THIRUVANANTHAPURAM: A year ago, Stanford University’s citation study had ranked Prof Thanu Padmanabhan as 24th in the world in the field of theoretical physics. In an academic career spanning 44 years, Thanu Padmanabhan had written about a dozen books, 300 research papers and earned about 17,800 citations. Had death not put a brake on his academic pursuits, Thanu Padmanabhan might have brought the coveted Nobel Prize to India one day. He died in Pune on Friday morning after collapsing at his home. He was rushed to the nearby hospital where he succumbed during the treatment. Doctors certified the cause of death as cardiac arrest.
Thanu Padmanabhan who was born in Thiruvananthapuram in 1957 had a high level of scholarship in many areas of theoretical physics. His publications were mostly in Quantum and Classical Gravity, Cosmology and Structure Formation in the Universe. Thanu Padamanabhan’s experiments with gravity had fetched him prizes in nine years in the prestigious annual Gravity Essay contest conducted by the Gravity Research Foundation, USA.
The inquisitiveness in Thanu was noted by his classmates and teachers when he had been doing BSc in Physics at the Govt University College, here. He passed BSc (1977) and MSc (1979) from the Kerala University, with a gold medal. He published his first research paper in General Relativity at the age of 20 when he was still a BSc student. After completing PhD from Tata Institute of Fundamental Research (TIFR), he had held different positions in TIFR till 1992, when he moved to Inter-University Centre for Astronomy and Astrophysics, Pune. At the time of death, Padmanabhan was working as the Distinguished Professor at IUCAA. He was also an adjunct faculty member of IISER (Mohali), IISER (Pune), IISER (Trivandrum), Raman Research Institute (Bangalore), TIFR (Mumbai), Harish- Chandra Research Institute (Allahabad) and Jamia Millia Islamia (Delhi).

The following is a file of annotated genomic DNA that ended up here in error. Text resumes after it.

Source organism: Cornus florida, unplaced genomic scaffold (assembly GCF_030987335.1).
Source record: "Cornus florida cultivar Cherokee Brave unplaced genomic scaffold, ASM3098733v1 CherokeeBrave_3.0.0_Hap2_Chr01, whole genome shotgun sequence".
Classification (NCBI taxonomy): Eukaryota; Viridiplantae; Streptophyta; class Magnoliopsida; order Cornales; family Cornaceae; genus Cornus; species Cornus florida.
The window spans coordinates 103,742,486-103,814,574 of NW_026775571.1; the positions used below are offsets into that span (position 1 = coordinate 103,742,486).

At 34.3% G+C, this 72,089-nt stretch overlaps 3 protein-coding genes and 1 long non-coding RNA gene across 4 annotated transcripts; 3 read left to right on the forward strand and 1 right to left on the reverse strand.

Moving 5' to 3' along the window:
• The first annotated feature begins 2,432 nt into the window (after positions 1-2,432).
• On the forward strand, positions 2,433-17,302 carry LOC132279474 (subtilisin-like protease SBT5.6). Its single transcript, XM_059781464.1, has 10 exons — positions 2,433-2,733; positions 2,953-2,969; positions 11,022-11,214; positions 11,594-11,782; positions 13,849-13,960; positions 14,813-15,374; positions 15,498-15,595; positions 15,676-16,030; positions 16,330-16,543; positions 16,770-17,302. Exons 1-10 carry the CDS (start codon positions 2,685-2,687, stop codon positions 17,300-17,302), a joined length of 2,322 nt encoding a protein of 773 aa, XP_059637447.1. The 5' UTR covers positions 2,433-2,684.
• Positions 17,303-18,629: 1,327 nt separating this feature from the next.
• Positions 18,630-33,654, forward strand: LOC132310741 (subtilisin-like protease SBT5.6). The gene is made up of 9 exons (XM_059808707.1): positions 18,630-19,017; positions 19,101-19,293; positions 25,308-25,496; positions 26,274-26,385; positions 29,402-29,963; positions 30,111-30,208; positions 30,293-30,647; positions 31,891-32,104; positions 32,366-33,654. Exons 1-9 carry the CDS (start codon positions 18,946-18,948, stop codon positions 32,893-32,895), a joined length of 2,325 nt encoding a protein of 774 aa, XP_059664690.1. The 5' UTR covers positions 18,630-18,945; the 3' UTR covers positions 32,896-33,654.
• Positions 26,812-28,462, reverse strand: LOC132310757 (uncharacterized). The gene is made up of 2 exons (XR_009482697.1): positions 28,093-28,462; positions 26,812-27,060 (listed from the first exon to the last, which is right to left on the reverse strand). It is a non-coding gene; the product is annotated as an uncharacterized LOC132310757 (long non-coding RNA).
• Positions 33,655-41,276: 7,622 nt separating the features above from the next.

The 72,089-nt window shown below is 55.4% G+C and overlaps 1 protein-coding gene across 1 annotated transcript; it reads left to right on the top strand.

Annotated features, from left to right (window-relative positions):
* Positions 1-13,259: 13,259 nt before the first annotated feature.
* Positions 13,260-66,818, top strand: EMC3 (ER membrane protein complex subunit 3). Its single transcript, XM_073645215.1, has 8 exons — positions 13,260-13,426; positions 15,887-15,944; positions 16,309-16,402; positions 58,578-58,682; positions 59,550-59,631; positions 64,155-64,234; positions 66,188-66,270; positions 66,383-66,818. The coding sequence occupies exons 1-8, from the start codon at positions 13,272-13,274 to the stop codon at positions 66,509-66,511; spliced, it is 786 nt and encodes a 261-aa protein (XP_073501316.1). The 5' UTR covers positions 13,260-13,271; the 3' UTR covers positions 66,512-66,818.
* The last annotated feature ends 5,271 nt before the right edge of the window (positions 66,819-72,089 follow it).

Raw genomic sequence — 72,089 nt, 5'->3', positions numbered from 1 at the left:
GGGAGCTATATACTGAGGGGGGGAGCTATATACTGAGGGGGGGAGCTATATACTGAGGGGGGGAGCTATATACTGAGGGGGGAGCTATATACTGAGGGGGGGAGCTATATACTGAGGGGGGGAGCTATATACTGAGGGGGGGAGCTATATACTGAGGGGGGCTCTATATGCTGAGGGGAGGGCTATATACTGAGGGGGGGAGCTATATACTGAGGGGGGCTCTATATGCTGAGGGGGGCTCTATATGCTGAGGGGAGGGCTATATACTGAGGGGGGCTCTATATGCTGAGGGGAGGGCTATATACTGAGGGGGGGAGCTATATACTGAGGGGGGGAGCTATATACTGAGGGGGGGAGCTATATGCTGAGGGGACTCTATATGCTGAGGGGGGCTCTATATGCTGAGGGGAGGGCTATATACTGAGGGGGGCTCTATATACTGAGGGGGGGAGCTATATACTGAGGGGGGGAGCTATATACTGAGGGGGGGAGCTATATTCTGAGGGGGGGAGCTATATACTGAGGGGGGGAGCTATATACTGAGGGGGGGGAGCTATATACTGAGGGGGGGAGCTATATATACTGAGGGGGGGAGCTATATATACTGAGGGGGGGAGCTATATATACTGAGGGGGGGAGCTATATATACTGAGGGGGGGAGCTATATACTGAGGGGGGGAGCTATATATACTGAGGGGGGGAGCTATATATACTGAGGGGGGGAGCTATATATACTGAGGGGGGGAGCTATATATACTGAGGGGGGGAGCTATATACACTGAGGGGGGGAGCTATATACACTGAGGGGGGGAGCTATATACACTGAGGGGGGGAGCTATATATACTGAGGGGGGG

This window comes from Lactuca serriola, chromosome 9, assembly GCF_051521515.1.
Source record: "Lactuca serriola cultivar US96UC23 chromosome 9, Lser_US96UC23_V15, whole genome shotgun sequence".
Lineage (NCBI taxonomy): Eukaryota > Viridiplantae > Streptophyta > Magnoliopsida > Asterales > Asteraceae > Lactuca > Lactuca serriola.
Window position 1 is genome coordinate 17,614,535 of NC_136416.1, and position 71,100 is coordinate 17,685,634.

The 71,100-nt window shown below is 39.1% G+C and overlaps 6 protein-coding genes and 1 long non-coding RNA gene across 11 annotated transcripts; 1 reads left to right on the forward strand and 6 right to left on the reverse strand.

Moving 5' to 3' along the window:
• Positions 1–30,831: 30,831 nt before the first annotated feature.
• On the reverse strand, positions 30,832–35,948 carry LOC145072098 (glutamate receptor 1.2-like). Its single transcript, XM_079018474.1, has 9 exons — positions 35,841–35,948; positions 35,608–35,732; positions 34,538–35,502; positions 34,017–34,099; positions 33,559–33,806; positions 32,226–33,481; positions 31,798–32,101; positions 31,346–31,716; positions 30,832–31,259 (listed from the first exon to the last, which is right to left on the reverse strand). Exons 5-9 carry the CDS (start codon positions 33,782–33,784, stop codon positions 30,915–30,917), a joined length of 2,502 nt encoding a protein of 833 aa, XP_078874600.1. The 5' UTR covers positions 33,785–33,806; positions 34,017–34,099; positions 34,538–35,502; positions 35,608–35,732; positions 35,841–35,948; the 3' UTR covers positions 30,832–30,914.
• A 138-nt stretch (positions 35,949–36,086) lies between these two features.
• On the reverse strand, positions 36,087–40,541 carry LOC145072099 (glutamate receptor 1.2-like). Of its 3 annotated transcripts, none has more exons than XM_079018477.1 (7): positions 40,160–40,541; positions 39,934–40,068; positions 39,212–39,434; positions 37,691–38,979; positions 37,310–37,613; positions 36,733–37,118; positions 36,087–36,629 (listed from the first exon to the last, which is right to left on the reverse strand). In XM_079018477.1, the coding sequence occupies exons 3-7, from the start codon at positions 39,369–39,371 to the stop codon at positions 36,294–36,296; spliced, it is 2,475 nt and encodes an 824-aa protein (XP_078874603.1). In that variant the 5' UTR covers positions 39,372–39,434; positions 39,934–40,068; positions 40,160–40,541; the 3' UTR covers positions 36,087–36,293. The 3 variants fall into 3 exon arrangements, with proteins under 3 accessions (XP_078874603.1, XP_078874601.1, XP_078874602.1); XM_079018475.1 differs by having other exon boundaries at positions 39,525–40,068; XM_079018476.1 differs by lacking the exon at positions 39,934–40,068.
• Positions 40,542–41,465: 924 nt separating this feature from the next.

Thanu Padmanabhan was a Sackler Distinguished Astronomer of the Institute of Astronomy (IoA), Cambridge, the UK and a Visiting Faculty at several institutions abroad. The distinguished scientist had won several laurels including Padma Shri in 2007. Among the many awards he had won are Bhatnagar Award and Infosys Science Prize. A few months ago, Kerala government selected him for the Shastra Puraskaram of 2021.
The work of Thanu Padmanabhan was not confined to laboratories. He had made commendable contributions in popularizing science among general public by giving lectures and writing in popular magazines. A comic strip serial authored by him, The Story of Physics, intended for school children, has been translated into several regional Indian languages. He coordinated the International Year of Astronomy 2009 activities in India.
CM Pinarayi Vijayan said the demise of Thanu Padmanabhan was heart-wrenching.
"He was Kerala's gift to the world. His life which he devoted to scientific research will always be an inspiration to science students," said Chief Minister Pinarayi Vijayan.
Governor Arif Mohammed Khan remembered him as a gifted science communicator. “His masterful contribution to research in Cosmology and Astrophysics will be long remembered,” said the Governor.
Thanu Padmanabhan is survived by his wife Vasanthi Padmanabhan and daughter Hamsa Padmanabhan. Both Vasanthi and Hamsa have doctorates in Astrophysics.